I’ve made it pretty clear that I think the “worship industry” is a dangerous entity that has hijacked the worship and mission of the church. Though I have no doubt the motives of many of its major players are sincere in their faith and motivation, the negative consequences of the worship machine are enormous.
Yesterday, I saw this video come across my Facebook news feed.
Bethel Music has arisen out of the “worship” ministry of Bethel Church in Redding, CA, a charismatic church with roots in the Assembly of God tradition, though the church voted to become independent in 2006. They have grown from being a ministry extension of their church to operating their own recording label. Since 2009, their revenue has skyrocketed to over $8.5 million – yes, that’s million. Bethel Music Kids, as you can probably surmise, is a division of Bethel Music aimed at kids and children’s ministries.
So, what’s the big deal with this video?
Kids have performed music at church functions, particularly Christmas celebrations, for generations. The worship industry has made full use of this idea, marketing its material to children. It’s bad enough that the church is no longer fostering children’s innate appreciation for created beauty, and their ability to create such beauty themselves in worship of God and service to the church.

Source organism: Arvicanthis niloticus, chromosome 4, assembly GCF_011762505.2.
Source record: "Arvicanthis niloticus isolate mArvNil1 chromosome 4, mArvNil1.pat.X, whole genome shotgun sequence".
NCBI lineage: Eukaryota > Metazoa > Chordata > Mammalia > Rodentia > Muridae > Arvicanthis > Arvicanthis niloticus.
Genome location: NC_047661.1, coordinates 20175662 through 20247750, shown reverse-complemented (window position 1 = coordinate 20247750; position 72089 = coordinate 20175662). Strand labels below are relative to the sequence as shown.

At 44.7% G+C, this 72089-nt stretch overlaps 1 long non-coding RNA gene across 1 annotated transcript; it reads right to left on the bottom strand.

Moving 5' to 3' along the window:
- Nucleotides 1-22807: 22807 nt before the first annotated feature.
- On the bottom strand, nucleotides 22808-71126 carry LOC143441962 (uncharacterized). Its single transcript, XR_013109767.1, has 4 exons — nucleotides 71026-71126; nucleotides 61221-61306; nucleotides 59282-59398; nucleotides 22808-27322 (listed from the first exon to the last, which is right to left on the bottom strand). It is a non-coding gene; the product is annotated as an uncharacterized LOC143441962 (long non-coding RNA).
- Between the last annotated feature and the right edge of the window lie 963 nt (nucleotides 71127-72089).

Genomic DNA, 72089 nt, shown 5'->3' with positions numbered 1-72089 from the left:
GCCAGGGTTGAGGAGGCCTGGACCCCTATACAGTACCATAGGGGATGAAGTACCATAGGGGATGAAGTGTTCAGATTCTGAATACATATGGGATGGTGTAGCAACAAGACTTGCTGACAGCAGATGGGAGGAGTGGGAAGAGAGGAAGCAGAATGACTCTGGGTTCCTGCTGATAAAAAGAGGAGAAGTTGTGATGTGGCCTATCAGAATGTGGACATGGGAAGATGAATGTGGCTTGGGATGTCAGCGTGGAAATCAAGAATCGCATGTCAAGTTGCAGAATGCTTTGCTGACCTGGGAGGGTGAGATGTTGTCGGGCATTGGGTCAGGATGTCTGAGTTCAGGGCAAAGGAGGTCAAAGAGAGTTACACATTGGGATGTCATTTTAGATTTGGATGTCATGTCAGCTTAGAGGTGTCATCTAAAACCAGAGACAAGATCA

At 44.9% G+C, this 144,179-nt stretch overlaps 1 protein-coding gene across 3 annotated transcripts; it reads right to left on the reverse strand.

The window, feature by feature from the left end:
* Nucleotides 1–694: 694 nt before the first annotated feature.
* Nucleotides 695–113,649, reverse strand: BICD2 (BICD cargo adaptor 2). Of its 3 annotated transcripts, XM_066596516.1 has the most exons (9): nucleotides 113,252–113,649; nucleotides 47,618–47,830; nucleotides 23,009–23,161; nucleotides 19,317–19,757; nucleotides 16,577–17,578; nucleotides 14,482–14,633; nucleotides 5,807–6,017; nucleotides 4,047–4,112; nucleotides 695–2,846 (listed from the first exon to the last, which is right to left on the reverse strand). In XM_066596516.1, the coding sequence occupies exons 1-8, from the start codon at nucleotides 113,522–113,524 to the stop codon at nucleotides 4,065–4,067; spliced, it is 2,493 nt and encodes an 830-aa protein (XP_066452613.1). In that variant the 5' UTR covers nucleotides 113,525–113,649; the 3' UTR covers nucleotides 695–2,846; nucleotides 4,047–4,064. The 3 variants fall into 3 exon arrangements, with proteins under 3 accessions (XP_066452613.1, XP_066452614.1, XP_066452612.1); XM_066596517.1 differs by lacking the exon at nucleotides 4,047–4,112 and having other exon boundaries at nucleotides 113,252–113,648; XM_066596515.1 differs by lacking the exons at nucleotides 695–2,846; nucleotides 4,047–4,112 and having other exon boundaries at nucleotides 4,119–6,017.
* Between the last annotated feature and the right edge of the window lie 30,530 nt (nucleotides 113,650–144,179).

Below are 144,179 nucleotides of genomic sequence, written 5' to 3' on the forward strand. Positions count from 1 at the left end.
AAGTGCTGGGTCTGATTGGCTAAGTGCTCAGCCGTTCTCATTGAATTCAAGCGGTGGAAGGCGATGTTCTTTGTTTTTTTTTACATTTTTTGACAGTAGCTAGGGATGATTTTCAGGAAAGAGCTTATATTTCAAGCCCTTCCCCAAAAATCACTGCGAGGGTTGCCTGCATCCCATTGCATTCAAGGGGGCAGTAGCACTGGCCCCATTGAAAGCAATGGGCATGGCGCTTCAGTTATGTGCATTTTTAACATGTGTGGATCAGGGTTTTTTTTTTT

But the issue runs deeper. Watch the video again.
Remember, these are children, and they’re being used by a multi-million dollar empire.
So not only is Bethel (along with other worship empires that do this sort of thing) marketing their music to children and families, they are blatantly exploiting the efforts of children to grab a bigger piece of the worship pie.
Not only have they contributed to the worship industry’s hijacking of corporate worship. Not only have they remade worship in their own image. Not only are they promoting a theology that most Christians – Catholic, Protestant, and Evangelical – would reject. Not only are they replacing true artistry with kitsch. Not only are they creating Christianized versions of mainstream superstars. Not only are they pandering to a lowest common denominator to grow an empire. (Again, an 8.5 million dollar empire!)
They are using the talents, efforts, and commercial appeal of their own children as resources, as tools in a marketing scheme.
This is simply not okay. It’s wrong for Bethel Music or anyone else to use children to further their own brand, and build an empire for themselves in the worship industry.
The emergence of the worship industry has an enormous effect on the church, that’s true.
But banking on the efforts of children is nothing short of exploitation.
And exploitation of children, even (especially!) when baptized loose association with a McCongregation and a purported umbrella goal of evangelism, is always, categorically, fundamentally wrong.
We’ve got to do something about this.